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The Noble Eightfold Path
By Thanissaro Bhikku

However, to attain the highest level Arahantship, the eight noble factors must converge together with two more: right knowledge and right release. Right knowledge is nowhere defined per se in the Canon, but would seem to indicate the following relationship between it and right view:

Right view is realization of the four noble truths and the duties appro­priate to each, while right knowledge is the realization that the duties have been brought to fulfillment. The conjunction of right knowledge and right release reflects, on a higher level, the conjunction of discern­ment and concentration on the noble level of the eightfold path. Passage of the Pali canon indicates that release here can be considered as analogous to concentration, albeit totally unshakable. Right knowledge would include awareness of the unshakability of the release, while the release would remain unshaken even in the face of that knowledge.



At this point, even the path can be abandoned, for one has reached the goal. Abandoning, here, does not mean that one reverts to wrongs views, wrong action, etc.; rather, one no longer needs to use right view, etc., as a means to a further attainment. The Awakened one continues practicing meditation and exercising right view as pleasant dwellings for the mind, conducive to mindfulness and alertness, and leads a moral life both for its inherent pleasure and for the sake of the example it offers to those still on the path. The noble eightfold path, like the seven factors of Awakening, is explicitly explained both as a causal loop and as a holographic formula. We have already described the causal loop above, in showing how the development of the mundane and noble path factors follows the pattern of the five faculties.

Passage 106 of the Pali canon presents a holographic pattern, in which the development of each factor needs three main supporting factors: right view, which acts as the leader so as to know what the right and wrong versions of the factors are; right effort, which makes the effort to abandon the wrong version and devel­op the right; and right mindfulness, which keeps the task of right effort in mind. Thus three factors that we have identified as essential to the development of skillfulness discernment, mindfulness, and effort is involved at each step along the path. As a result of that involvement, they grow stronger to the point where they can help turn mundane right concentration-the fourth factor essential to the devel­opment of skillfulness-into noble right concentration. In this sense, they play a role analogous to that of heedfulness in the five faculties and appropriate attention in the seven factors of Awakening. In fact, they seem to be a complete working out of the elements implicit in those two qualities.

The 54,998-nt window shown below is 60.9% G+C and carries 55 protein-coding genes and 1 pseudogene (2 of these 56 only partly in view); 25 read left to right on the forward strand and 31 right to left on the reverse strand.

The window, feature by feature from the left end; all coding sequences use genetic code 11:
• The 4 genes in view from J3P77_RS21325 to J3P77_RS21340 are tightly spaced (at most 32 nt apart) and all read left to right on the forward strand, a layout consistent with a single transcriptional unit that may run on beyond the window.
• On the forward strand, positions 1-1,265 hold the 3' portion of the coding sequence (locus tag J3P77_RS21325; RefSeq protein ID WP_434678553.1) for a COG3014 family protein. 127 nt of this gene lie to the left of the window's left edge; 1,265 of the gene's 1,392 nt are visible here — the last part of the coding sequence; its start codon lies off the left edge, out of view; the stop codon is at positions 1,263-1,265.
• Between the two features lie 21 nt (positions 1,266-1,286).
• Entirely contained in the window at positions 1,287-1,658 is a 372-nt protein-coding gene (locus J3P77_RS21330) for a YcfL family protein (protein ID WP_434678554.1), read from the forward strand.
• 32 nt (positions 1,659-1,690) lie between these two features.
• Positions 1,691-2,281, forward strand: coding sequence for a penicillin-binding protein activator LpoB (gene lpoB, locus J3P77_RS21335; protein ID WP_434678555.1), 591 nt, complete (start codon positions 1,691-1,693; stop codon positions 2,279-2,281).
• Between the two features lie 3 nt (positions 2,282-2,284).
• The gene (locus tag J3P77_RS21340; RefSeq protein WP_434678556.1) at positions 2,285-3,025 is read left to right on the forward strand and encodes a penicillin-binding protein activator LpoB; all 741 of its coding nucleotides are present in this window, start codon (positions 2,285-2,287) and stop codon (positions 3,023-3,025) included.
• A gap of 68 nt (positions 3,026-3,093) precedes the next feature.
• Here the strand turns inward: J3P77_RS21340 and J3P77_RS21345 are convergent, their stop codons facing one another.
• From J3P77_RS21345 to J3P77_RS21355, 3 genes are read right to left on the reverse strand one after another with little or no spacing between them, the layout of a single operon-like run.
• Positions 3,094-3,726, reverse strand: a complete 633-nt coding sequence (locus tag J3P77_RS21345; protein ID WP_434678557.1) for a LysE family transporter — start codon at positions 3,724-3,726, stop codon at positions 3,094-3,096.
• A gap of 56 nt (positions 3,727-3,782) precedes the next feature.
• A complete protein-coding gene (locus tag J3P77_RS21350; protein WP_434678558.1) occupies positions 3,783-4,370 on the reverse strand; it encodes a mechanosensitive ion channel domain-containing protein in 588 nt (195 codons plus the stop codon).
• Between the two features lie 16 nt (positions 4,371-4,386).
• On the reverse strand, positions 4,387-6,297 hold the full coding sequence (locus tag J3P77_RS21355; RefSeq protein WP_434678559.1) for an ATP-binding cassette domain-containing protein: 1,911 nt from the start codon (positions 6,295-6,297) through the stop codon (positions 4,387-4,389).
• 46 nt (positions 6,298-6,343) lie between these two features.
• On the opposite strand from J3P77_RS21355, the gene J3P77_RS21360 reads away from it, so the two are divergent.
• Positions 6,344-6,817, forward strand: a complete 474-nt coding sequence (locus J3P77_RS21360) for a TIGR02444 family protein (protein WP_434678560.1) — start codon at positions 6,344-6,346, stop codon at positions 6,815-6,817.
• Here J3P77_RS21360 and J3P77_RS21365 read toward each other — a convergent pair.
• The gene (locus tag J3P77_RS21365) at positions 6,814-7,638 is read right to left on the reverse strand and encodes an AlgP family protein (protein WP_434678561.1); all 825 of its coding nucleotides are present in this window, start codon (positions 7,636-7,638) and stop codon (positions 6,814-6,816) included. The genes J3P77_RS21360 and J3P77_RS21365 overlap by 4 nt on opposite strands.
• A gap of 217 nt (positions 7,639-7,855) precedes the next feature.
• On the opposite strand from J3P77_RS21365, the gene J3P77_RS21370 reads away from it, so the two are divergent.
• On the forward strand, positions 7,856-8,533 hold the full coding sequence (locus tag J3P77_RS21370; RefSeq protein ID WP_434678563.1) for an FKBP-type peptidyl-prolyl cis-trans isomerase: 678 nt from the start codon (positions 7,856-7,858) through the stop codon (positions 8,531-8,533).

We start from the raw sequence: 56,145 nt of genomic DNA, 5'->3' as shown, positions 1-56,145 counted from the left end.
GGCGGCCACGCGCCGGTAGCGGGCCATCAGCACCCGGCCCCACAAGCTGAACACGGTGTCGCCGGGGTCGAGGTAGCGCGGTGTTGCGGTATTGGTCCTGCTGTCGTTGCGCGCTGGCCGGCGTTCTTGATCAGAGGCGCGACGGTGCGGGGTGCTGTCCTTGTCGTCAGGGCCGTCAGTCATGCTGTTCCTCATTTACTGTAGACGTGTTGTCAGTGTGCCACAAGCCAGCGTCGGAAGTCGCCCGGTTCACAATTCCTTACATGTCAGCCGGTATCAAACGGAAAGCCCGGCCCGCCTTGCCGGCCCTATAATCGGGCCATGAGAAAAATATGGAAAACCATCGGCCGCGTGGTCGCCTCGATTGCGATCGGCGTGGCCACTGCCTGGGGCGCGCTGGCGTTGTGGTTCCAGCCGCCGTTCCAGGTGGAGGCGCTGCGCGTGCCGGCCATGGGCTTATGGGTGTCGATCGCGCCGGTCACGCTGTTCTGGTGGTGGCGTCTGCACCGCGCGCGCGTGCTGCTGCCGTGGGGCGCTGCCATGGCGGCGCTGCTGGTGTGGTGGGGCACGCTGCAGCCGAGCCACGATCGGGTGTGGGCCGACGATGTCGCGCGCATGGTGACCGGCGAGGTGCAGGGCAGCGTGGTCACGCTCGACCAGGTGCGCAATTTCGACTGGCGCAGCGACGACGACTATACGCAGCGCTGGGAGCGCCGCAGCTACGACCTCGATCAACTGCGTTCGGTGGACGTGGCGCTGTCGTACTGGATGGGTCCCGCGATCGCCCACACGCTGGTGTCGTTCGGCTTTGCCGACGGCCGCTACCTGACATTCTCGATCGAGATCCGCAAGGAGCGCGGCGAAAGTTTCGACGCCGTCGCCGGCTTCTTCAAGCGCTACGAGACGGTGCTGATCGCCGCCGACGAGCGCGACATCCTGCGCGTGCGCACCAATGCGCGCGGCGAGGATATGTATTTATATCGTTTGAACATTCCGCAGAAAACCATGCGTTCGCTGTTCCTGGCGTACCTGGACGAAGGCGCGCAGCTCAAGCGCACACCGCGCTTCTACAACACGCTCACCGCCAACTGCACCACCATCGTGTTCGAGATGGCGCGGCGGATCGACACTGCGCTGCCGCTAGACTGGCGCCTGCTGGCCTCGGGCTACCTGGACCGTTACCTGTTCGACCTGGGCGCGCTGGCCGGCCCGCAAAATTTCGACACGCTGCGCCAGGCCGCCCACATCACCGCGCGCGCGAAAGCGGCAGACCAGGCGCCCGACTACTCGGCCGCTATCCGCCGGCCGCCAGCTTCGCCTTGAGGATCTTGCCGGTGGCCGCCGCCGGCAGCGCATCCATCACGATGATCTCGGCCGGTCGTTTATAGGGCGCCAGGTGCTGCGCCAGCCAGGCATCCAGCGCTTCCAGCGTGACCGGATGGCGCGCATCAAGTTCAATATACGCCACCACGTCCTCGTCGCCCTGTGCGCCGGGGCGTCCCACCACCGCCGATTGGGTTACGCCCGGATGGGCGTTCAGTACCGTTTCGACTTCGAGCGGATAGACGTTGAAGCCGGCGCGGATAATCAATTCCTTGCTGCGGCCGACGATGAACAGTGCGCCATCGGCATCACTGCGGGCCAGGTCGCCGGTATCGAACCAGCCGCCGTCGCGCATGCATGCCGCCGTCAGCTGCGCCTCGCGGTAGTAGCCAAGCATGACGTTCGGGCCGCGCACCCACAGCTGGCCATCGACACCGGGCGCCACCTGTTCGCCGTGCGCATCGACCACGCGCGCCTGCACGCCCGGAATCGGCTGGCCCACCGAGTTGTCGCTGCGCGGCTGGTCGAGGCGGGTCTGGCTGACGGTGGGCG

A quick review of the seven sets will show that all of them develop both in a linear and in a holographic way. Even the "holographic" sets-the frames of reference, right exertions, and bases of power­contain implicit versions of causal loops, in that all three must follow the three stages of frames-of-reference meditation. Even the linear causal-loop sets-the five faculties and strengths, the seven factors of Awakening, and the noble eightfold path-contain implicit holograph­ic formulae, in that the dynamic of their development is inherent in specific qualities or clusters of qualities: heedfulness in the case of the faculties and strengths, appropriate attention in the case of the factors of Awakening, and the cluster of right view, right mindful ness, and right effort in the case of the noble eightfold path. This combination of linear and holographic patterns grows more complex as we remember that each of the first two stages of frames-of-reference meditation can form linear causal loops within themselves, while two of the factors in the three-part cluster that develops the eightfold path-right mindful­ness and right effort-are equivalent to the holographic sets of the frames of reference and the right exertions.

This formal convergence of two causal patterns in the development of the path reflects not only the dual principle of this that conditionality, but also a very practical point in the task of developing the skills of the mind. The holographic pattern reflects the fact that all the skillful qualities needed for the path are already there in the mind and contin­ually interact along the path. All that is needed is for them to be ferreted out and nourished, their coordination fine-tuned, and they can deliver the mind to the goal. The causal loop pattern reflects the fact that the process must take place over time, as specific qualities are stressed at specific junctures and strengthened by being put to use, and as different skillful qualities need to alternate in helping one another, step by step, along the way. An analogy can be made with learning how to walk: A child who can't yet walk already has all the muscles needed to walk, but she must locate them and exercise them in a coor­dinated way, so that the right and left leg can help and receive help from each other, in order to move from the first tentative step to the point where walking seems natural and can be done with grace.

Monks, ignorance is the leader in the attainment of unskillful qualities, followed by lack of conscience & lack of concern. In a unknowledgeable person, immersed in ignorance, wrong view arises. In one of wrong view, wrong resolve arises. In one of wrong resolve, wrong speech .... In one of wrong speech, wrong action .... In one of wrong action, wrong livelihood .... In one of wrong livelihood, wrong effort .... In one of wrong effort, wrong mindfulness .... In one of wrong mindfulness, wrong concentration arises. Contd>

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